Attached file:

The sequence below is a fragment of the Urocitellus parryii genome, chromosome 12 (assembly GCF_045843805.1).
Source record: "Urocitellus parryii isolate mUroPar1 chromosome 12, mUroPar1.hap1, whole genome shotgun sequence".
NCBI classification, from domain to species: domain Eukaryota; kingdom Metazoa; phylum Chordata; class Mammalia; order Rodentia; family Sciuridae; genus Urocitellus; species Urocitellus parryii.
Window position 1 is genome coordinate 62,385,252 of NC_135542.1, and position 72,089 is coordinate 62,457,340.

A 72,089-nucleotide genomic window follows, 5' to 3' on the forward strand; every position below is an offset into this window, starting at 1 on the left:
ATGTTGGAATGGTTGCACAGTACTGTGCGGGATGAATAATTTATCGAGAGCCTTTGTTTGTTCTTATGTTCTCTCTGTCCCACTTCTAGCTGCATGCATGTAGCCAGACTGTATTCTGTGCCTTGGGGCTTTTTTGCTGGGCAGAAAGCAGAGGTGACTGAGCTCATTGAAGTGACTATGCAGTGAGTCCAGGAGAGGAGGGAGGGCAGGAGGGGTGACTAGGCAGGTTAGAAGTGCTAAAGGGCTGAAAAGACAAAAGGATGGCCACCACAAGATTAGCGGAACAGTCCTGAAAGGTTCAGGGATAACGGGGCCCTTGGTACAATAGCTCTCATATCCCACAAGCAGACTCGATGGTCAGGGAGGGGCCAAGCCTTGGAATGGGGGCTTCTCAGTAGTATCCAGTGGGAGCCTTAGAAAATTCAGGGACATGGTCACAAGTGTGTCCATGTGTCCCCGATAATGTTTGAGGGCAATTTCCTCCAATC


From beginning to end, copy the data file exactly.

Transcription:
The sequence below is a fragment of the Urocitellus parryii genome, chromosome 12 (assembly GCF_045843805.1).
Source record: "Urocitellus parryii isolate mUroPar1 chromosome 12, mUroPar1.hap1, whole genome shotgun sequence".
NCBI classification, from domain to species: domain Eukaryota; kingdom Metazoa; phylum Chordata; class Mammalia; order Rodentia; family Sciuridae; genus Urocitellus; species Urocitellus parryii.
Window position 1 is genome coordinate 62,385,252 of NC_135542.1, and position 72,089 is coordinate 62,457,340.

A 72,089-nucleotide genomic window follows, 5' to 3' on the forward strand; every position below is an offset into this window, starting at 1 on the left:
ATGTTGGAATGGTTGCACAGTACTGTGCGGGATGAATAATTTATCGAGAGCCTTTGTTTGTTCTTATGTTCTCTCTGTCCCACTTCTAGCTGCATGCATGTAGCCAGACTGTATTCTGTGCCTTGGGGCTTTTTTGCTGGGCAGAAAGCAGAGGTGACTGAGCTCATTGAAGTGACTATGCAGTGAGTCCAGGAGAGGAGGGAGGGCAGGAGGGGTGACTAGGCAGGTTAGAAGTGCTAAAGGGCTGAAAAGACAAAAGGATGGCCACCACAAGATTAGCGGAACAGTCCTGAAAGGTTCAGGGATAACGGGGCCCTTGGTACAATAGCTCTCATATCCCACAAGCAGACTCGATGGTCAGGGAGGGGCCAAGCCTTGGAATGGGGGCTTCTCAGTAGTATCCAGTGGGAGCCTTAGAAAATTCAGGGACATGGTCACAAGTGTGTCCATGTGTCCCCGATAATGTTTGAGGGCAATTTCCTCCAATC